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10 Biggest Small Business Website Mistakes -- and How to Fix Them

By Jon Gelberg
It is startling to me that most companies still remain clueless about how to conduct business online. The number of awful websites is simply staggering. It seems that all of the principles that businesses have relied upon to grow their offline stores get thrown out the window when they go online.

Here's my top 10 list of how companies mess up when trying to deliver their business message online, and what you can do to avoid them:

1. Failure to differentiate. Competition has never been fiercer. A single Google search can bring up your business and the businesses of dozens of your competitors. Fail to catch a visitor's attention, and she's one click away from your competitor. Are your products or services clearly superior? Do you have killer customer service? Are you offering amazing online deals? Whatever competitive advantage you have, you must broadcast it on your homepage and do it in a clear, concise way.

2. Lousy writing and grammar. The Web gives everyone the opportunity to become a publisher. Unfortunately, that means there are a lot of people out there publishing their terrible writing skills. Poor writing will always reflect poorly on your business. It tells your audience you don't care enough to do things well. It makes you look unprofessional or even incompetent. If you are going to have a website, make damn sure you either have an employee with copywriting talent or you invest in a freelance writer to handle your Web copy.

3. Failure to put a human face on your company. Give potential customers a reason to believe in you. There are several ways of doing this. One of the most effective is a company blog that takes your visitors behind the scenes. Give them a taste of your business philosophy, show your passion for your work, or use it to demonstrate your expertise. Many businesses are using videos in place of blogs and, if done well, can be enormously effective in turning visitors into customers.

4. No compelling "hook." Depending on which study you read, the average person's attention span on the Web is somewhere between four and 10 seconds. If you don't grab him soon, you'll lose him. So give your website a fighting chance by giving your readers a visible, compelling reason to stay and click around. Hint: Don't start with the words "Welcome to..." Which brings me to...

5. Huge blocks of text on your homepage. Most visitors don't have the patience to read dense copy on the home page. Save that copy for the landing pages that deal with the specific needs your visitor has. Your job on your homepage is to funnel your visitors to the landing pages that will best serve their interests.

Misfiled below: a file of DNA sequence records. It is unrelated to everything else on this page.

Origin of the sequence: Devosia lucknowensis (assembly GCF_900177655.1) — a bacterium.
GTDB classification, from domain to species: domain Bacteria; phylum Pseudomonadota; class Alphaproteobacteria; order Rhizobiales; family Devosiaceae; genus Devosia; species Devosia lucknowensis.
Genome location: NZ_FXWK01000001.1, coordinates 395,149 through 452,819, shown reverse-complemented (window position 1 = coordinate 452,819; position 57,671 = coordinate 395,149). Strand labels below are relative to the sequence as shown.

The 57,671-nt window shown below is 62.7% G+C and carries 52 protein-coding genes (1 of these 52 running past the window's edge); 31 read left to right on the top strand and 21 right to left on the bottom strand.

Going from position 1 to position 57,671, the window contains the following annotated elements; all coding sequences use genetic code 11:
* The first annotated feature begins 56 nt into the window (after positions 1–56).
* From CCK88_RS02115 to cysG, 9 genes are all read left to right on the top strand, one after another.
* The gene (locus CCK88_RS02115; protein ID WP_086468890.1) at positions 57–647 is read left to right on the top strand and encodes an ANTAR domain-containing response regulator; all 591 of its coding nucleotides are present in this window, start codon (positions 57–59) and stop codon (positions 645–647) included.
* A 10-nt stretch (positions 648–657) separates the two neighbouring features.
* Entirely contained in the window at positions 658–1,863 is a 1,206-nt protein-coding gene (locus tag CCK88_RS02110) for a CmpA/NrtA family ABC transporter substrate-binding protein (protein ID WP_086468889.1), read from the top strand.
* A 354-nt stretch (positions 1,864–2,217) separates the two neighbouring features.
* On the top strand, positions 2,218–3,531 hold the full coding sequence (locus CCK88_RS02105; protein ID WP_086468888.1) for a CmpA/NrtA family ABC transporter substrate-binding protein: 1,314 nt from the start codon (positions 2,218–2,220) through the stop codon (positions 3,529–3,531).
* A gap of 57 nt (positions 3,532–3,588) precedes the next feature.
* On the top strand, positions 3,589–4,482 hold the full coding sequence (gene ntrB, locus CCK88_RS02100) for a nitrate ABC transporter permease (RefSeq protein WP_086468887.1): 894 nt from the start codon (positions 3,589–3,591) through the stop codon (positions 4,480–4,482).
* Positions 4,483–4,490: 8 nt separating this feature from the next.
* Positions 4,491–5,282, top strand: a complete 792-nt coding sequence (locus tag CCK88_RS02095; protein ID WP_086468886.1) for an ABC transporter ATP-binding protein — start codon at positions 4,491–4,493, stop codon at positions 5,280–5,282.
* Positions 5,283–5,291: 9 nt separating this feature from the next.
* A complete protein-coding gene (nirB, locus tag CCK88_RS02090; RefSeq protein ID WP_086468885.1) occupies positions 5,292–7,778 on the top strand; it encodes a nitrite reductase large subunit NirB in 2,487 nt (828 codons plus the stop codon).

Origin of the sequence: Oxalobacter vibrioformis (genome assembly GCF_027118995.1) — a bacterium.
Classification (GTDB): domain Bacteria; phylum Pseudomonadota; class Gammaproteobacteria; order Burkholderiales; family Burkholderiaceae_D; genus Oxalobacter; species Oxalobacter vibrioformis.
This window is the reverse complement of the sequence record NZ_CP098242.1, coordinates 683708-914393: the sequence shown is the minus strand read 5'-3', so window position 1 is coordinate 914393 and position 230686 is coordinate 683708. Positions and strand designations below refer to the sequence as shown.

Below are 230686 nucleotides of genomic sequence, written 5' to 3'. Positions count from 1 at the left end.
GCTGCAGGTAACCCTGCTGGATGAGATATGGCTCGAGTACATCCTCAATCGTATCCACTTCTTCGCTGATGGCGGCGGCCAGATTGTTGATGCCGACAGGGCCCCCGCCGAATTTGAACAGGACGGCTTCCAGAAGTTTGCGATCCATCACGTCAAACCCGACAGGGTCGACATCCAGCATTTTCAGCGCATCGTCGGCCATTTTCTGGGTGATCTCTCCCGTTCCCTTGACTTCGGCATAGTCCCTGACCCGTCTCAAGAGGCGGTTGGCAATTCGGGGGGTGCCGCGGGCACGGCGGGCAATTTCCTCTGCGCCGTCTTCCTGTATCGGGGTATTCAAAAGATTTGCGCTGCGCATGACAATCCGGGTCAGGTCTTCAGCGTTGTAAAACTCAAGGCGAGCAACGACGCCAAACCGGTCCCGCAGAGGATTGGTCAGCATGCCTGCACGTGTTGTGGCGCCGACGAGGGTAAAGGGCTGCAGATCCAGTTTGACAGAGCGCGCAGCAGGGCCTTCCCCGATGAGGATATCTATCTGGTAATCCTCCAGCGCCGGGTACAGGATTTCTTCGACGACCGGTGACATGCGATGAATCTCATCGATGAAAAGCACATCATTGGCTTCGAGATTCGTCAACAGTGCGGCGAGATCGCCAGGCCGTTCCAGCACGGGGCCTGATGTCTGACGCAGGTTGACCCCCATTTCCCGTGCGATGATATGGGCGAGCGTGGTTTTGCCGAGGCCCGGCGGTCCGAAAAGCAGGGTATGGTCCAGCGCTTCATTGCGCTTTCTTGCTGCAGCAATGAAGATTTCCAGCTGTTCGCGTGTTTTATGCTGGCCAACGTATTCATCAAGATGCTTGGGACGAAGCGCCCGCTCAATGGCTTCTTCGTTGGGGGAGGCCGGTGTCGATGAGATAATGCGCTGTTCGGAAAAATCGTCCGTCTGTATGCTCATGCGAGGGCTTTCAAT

6. Burying your phone number. Many potential customers are most comfortable first contacting you by phone. Don't make finding yours harder than trying to find Waldo.

7. Failure to provide testimonials. By providing multiple, convincing testimonials, you go a long way towards gaining your visitors' confidence. Put up testimonials that look bogus, though, and you go a long way towards damaging your credibility. I find that video testimonials are the most effective way to demonstrate customer/client satisfaction.

8. Failure to provide case studies. Most professional service websites make the mistake of talking in broad generalities. Visitors want to see real processes, real issues, real solutions and bottom-line numbers. If you can provide this kind of solid evidence for what you've done for other clients, then you help to create a comfort zone.

9. Failure to highlight your customer service options. Online buyers expect to be able to get in touch with a customer service representative quickly and expect a satisfactory answer immediately, if not sooner. In addition to making sure your phone number is easy to find, lay out all of your customer service options and make sure you can deliver via each one.

10. Failure to listen to visitors. Thanks to social media, discussions on the Web are two-way. But this means that if you're going to use social media to reach out to customers, be prepared to respond.

What did I miss? What mistakes do you see small businesses making on the Web?

Flickr photo courtesy of spcbrass, CC 2.0

Jon Gelberg is the Chief Content Officer for Blue Fountain Media, a Web design, development, and marketing company in New York City.

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